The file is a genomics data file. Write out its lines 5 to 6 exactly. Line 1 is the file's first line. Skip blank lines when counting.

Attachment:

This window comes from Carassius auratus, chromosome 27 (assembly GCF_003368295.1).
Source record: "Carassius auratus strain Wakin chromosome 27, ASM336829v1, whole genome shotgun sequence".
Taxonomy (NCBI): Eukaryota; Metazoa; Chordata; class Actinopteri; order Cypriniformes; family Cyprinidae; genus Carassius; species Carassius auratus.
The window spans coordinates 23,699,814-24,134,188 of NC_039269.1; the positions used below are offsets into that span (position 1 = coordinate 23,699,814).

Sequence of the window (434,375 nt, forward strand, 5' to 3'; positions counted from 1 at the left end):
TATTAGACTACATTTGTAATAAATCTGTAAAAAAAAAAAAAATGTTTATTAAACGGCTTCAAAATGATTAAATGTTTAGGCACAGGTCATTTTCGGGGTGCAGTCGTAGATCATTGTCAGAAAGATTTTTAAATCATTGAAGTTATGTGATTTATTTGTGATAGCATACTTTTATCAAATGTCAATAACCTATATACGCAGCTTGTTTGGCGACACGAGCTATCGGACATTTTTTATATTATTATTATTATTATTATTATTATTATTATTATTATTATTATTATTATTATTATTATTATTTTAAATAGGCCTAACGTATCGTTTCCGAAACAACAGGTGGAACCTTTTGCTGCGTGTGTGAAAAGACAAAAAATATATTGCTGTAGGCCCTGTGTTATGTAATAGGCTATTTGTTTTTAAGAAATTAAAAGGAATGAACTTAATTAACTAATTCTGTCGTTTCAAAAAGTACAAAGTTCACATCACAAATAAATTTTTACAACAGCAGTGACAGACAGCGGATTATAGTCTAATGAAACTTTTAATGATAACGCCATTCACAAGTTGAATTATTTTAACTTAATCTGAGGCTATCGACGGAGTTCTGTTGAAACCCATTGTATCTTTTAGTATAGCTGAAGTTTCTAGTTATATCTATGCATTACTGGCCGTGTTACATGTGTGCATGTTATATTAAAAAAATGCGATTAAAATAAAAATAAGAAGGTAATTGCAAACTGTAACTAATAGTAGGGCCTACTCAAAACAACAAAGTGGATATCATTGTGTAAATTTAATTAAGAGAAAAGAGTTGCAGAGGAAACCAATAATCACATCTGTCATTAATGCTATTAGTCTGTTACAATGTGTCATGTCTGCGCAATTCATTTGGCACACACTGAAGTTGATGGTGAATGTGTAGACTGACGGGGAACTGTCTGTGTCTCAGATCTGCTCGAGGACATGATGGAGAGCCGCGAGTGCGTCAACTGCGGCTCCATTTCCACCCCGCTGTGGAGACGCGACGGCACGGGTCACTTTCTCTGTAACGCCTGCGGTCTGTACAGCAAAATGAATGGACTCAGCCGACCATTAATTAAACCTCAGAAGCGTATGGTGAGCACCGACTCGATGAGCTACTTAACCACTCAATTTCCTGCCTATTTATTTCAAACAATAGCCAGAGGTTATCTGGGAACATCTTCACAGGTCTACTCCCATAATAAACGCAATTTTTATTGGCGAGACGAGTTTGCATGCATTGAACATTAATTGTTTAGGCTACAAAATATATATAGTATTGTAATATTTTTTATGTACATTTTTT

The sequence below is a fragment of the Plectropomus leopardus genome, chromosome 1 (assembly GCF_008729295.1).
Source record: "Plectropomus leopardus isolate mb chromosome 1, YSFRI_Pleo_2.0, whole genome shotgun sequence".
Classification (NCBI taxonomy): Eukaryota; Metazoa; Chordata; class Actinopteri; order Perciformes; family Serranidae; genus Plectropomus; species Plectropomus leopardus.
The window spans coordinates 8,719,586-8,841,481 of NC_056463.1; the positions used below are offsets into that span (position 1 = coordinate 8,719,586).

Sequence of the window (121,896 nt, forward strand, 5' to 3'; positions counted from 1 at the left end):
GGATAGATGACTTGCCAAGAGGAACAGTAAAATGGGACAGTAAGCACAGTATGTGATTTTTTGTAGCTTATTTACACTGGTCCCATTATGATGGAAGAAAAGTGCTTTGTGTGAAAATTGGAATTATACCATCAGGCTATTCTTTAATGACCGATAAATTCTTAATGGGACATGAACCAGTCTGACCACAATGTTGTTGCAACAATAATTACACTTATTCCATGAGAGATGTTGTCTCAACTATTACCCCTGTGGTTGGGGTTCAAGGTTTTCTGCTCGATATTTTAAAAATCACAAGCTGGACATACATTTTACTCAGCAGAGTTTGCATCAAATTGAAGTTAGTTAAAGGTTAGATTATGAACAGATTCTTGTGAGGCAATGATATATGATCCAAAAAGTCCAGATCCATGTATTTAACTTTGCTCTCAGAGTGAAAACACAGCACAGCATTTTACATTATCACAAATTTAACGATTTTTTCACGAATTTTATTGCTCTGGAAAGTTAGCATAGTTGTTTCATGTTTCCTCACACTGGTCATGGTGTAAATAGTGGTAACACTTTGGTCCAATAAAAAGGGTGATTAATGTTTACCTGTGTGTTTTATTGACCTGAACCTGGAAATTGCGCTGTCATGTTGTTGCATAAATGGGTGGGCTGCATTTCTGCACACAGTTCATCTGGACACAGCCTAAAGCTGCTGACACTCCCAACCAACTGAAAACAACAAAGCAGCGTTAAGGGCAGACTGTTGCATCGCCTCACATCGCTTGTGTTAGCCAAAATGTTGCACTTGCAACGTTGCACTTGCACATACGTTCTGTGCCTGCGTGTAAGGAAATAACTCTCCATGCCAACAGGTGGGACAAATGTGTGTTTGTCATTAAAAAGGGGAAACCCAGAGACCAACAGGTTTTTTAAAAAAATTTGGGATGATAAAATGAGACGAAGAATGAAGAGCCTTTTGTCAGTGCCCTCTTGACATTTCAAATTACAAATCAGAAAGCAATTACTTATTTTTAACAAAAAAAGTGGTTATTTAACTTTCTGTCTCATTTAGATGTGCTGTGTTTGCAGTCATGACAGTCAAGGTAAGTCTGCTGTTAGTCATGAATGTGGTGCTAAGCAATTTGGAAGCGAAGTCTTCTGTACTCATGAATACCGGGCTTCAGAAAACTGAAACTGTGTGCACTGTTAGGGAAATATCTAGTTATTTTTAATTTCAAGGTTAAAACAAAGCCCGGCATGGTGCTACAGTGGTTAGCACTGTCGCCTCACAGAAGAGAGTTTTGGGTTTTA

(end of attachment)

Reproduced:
Sequence of the window (434,375 nt, forward strand, 5' to 3'; positions counted from 1 at the left end):
TATTAGACTACATTTGTAATAAATCTGTAAAAAAAAAAAAAATGTTTATTAAACGGCTTCAAAATGATTAAATGTTTAGGCACAGGTCATTTTCGGGGTGCAGTCGTAGATCATTGTCAGAAAGATTTTTAAATCATTGAAGTTATGTGATTTATTTGTGATAGCATACTTTTATCAAATGTCAATAACCTATATACGCAGCTTGTTTGGCGACACGAGCTATCGGACATTTTTTATATTATTATTATTATTATTATTATTATTATTATTATTATTATTATTATTATTATTATTATTATTTTAAATAGGCCTAACGTATCGTTTCCGAAACAACAGGTGGAACCTTTTGCTGCGTGTGTGAAAAGACAAAAAATATATTGCTGTAGGCCCTGTGTTATGTAATAGGCTATTTGTTTTTAAGAAATTAAAAGGAATGAACTTAATTAACTAATTCTGTCGTTTCAAAAAGTACAAAGTTCACATCACAAATAAATTTTTACAACAGCAGTGACAGACAGCGGATTATAGTCTAATGAAACTTTTAATGATAACGCCATTCACAAGTTGAATTATTTTAACTTAATCTGAGGCTATCGACGGAGTTCTGTTGAAACCCATTGTATCTTTTAGTATAGCTGAAGTTTCTAGTTATATCTATGCATTACTGGCCGTGTTACATGTGTGCATGTTATATTAAAAAAATGCGATTAAAATAAAAATAAGAAGGTAATTGCAAACTGTAACTAATAGTAGGGCCTACTCAAAACAACAAAGTGGATATCATTGTGTAAATTTAATTAAGAGAAAAGAGTTGCAGAGGAAACCAATAATCACATCTGTCATTAATGCTATTAGTCTGTTACAATGTGTCATGTCTGCGCAATTCATTTGGCACACACTGAAGTTGATGGTGAATGTGTAGACTGACGGGGAACTGTCTGTGTCTCAGATCTGCTCGAGGACATGATGGAGAGCCGCGAGTGCGTCAACTGCGGCTCCATTTCCACCCCGCTGTGGAGACGCGACGGCACGGGTCACTTTCTCTGTAACGCCTGCGGTCTGTACAGCAAAATGAATGGACTCAGCCGACCATTAATTAAACCTCAGAAGCGTATGGTGAGCACCGACTCGATGAGCTACTTAACCACTCAATTTCCTGCCTATTTATTTCAAACAATAGCCAGAGGTTATCTGGGAACATCTTCACAGGTCTACTCCCATAATAAACGCAATTTTTATTGGCGAGACGAGTTTGCATGCATTGAACATTAATTGTTTAGGCTACAAAATATATATAGTATTGTAATATTTTTTATGTACATTTTTT